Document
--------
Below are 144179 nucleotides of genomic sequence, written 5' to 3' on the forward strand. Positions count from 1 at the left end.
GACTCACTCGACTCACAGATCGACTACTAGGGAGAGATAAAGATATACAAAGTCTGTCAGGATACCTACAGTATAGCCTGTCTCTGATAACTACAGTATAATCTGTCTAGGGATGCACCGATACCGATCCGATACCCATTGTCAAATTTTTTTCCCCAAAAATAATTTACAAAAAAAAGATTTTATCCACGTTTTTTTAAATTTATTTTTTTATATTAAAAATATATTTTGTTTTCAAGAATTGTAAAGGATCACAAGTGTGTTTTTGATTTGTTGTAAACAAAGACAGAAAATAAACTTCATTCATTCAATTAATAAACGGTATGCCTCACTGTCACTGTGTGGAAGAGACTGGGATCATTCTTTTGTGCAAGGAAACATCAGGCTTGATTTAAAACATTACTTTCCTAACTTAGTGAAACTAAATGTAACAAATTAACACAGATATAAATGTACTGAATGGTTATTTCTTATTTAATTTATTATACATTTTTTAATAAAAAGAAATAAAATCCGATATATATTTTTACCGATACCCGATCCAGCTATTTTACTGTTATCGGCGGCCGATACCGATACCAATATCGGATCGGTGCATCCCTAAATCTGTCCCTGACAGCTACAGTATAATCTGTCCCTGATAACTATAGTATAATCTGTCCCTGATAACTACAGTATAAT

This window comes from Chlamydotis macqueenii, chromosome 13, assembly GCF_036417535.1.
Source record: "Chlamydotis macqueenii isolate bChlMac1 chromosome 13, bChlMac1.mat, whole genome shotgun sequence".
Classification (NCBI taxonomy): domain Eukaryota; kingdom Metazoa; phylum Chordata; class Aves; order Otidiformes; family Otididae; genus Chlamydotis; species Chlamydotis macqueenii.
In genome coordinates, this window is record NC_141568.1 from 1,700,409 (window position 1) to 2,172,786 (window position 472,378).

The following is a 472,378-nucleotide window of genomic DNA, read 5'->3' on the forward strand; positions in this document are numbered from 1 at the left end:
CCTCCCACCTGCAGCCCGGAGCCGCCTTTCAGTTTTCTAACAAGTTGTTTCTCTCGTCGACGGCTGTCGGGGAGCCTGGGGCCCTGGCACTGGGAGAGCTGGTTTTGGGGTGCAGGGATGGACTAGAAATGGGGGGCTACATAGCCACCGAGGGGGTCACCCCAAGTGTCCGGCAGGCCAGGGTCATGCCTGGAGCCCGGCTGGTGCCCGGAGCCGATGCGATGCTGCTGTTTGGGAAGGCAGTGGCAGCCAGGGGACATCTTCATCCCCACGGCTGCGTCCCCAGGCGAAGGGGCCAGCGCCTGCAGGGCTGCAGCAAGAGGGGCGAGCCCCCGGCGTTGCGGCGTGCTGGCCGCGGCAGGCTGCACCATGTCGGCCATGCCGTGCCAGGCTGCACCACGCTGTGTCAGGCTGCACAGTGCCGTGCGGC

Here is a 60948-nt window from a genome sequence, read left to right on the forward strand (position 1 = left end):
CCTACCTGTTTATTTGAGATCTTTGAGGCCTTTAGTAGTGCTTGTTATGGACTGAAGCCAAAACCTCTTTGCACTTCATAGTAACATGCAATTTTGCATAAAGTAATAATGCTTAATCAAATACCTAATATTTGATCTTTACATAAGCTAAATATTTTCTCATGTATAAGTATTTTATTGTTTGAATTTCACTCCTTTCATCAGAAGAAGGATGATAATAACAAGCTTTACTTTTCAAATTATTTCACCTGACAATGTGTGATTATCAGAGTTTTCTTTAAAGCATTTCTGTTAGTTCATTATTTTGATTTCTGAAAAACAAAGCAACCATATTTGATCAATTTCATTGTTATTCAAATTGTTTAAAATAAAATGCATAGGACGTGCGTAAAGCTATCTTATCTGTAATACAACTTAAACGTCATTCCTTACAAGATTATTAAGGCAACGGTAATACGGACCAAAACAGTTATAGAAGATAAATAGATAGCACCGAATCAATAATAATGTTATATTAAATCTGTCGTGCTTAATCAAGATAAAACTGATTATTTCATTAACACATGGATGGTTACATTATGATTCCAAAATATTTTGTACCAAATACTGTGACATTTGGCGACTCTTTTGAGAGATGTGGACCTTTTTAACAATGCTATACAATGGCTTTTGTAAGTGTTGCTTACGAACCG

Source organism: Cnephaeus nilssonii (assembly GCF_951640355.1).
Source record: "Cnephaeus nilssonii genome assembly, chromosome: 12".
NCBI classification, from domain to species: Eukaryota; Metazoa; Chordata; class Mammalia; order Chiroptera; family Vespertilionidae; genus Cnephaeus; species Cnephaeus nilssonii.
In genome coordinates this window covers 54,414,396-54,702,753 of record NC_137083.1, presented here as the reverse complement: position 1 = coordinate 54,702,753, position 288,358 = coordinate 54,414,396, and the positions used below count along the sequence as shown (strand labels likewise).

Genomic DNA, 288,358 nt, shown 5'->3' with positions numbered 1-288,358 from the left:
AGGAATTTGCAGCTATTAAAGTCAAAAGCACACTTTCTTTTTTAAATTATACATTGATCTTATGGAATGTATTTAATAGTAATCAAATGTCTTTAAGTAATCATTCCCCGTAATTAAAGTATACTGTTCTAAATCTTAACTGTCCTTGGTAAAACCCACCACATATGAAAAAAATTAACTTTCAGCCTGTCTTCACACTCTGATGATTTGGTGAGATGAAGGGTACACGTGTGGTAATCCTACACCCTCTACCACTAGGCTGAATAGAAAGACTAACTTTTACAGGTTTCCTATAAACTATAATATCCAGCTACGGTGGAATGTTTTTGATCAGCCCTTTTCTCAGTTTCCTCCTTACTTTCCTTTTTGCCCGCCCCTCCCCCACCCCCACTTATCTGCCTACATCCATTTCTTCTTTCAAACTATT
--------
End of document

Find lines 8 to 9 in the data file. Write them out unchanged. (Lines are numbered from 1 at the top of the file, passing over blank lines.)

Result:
CCTCCCACCTGCAGCCCGGAGCCGCCTTTCAGTTTTCTAACAAGTTGTTTCTCTCGTCGACGGCTGTCGGGGAGCCTGGGGCCCTGGCACTGGGAGAGCTGGTTTTGGGGTGCAGGGATGGACTAGAAATGGGGGGCTACATAGCCACCGAGGGGGTCACCCCAAGTGTCCGGCAGGCCAGGGTCATGCCTGGAGCCCGGCTGGTGCCCGGAGCCGATGCGATGCTGCTGTTTGGGAAGGCAGTGGCAGCCAGGGGACATCTTCATCCCCACGGCTGCGTCCCCAGGCGAAGGGGCCAGCGCCTGCAGGGCTGCAGCAAGAGGGGCGAGCCCCCGGCGTTGCGGCGTGCTGGCCGCGGCAGGCTGCACCATGTCGGCCATGCCGTGCCAGGCTGCACCACGCTGTGTCAGGCTGCACAGTGCCGTGCGGC

Here is a 60948-nt window from a genome sequence, read left to right on the forward strand (position 1 = left end):